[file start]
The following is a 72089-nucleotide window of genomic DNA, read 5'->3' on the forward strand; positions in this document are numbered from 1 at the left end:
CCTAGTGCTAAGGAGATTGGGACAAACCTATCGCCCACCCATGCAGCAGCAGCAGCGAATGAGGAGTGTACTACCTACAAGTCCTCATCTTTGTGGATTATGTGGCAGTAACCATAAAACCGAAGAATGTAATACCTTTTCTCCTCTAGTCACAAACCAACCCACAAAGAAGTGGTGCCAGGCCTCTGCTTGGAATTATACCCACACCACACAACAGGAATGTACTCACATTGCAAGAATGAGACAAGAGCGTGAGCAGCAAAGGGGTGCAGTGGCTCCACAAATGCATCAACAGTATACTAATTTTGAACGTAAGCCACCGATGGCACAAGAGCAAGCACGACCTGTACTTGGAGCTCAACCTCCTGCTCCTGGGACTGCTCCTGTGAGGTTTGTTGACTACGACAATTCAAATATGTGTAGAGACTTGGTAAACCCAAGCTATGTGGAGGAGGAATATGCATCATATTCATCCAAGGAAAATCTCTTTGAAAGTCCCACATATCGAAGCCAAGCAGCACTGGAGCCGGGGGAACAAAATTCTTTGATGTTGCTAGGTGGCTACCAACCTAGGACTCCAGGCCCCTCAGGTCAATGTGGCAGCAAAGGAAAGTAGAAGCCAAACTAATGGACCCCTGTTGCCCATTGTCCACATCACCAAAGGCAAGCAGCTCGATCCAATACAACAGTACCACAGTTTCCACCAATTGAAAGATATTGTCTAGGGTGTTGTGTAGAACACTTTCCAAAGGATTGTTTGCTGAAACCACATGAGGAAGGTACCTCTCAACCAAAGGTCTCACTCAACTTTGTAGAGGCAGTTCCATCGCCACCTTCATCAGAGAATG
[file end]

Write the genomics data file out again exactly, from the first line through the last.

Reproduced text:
The following is a 72089-nucleotide window of genomic DNA, read 5'->3' on the forward strand; positions in this document are numbered from 1 at the left end:
CCTAGTGCTAAGGAGATTGGGACAAACCTATCGCCCACCCATGCAGCAGCAGCAGCGAATGAGGAGTGTACTACCTACAAGTCCTCATCTTTGTGGATTATGTGGCAGTAACCATAAAACCGAAGAATGTAATACCTTTTCTCCTCTAGTCACAAACCAACCCACAAAGAAGTGGTGCCAGGCCTCTGCTTGGAATTATACCCACACCACACAACAGGAATGTACTCACATTGCAAGAATGAGACAAGAGCGTGAGCAGCAAAGGGGTGCAGTGGCTCCACAAATGCATCAACAGTATACTAATTTTGAACGTAAGCCACCGATGGCACAAGAGCAAGCACGACCTGTACTTGGAGCTCAACCTCCTGCTCCTGGGACTGCTCCTGTGAGGTTTGTTGACTACGACAATTCAAATATGTGTAGAGACTTGGTAAACCCAAGCTATGTGGAGGAGGAATATGCATCATATTCATCCAAGGAAAATCTCTTTGAAAGTCCCACATATCGAAGCCAAGCAGCACTGGAGCCGGGGGAACAAAATTCTTTGATGTTGCTAGGTGGCTACCAACCTAGGACTCCAGGCCCCTCAGGTCAATGTGGCAGCAAAGGAAAGTAGAAGCCAAACTAATGGACCCCTGTTGCCCATTGTCCACATCACCAAAGGCAAGCAGCTCGATCCAATACAACAGTACCACAGTTTCCACCAATTGAAAGATATTGTCTAGGGTGTTGTGTAGAACACTTTCCAAAGGATTGTTTGCTGAAACCACATGAGGAAGGTACCTCTCAACCAAAGGTCTCACTCAACTTTGTAGAGGCAGTTCCATCGCCACCTTCATCAGAGAATG